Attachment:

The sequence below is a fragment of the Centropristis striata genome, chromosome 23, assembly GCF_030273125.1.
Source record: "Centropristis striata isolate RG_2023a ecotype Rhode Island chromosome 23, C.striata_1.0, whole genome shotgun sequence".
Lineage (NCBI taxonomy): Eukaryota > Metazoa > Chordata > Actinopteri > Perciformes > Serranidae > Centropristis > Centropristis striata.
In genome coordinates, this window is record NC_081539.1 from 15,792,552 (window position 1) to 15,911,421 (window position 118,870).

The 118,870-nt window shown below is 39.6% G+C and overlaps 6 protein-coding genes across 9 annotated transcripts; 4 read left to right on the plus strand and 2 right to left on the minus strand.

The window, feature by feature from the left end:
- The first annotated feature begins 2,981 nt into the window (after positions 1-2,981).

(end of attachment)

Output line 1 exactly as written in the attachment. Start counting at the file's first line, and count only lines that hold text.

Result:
The sequence below is a fragment of the Centropristis striata genome, chromosome 23, assembly GCF_030273125.1.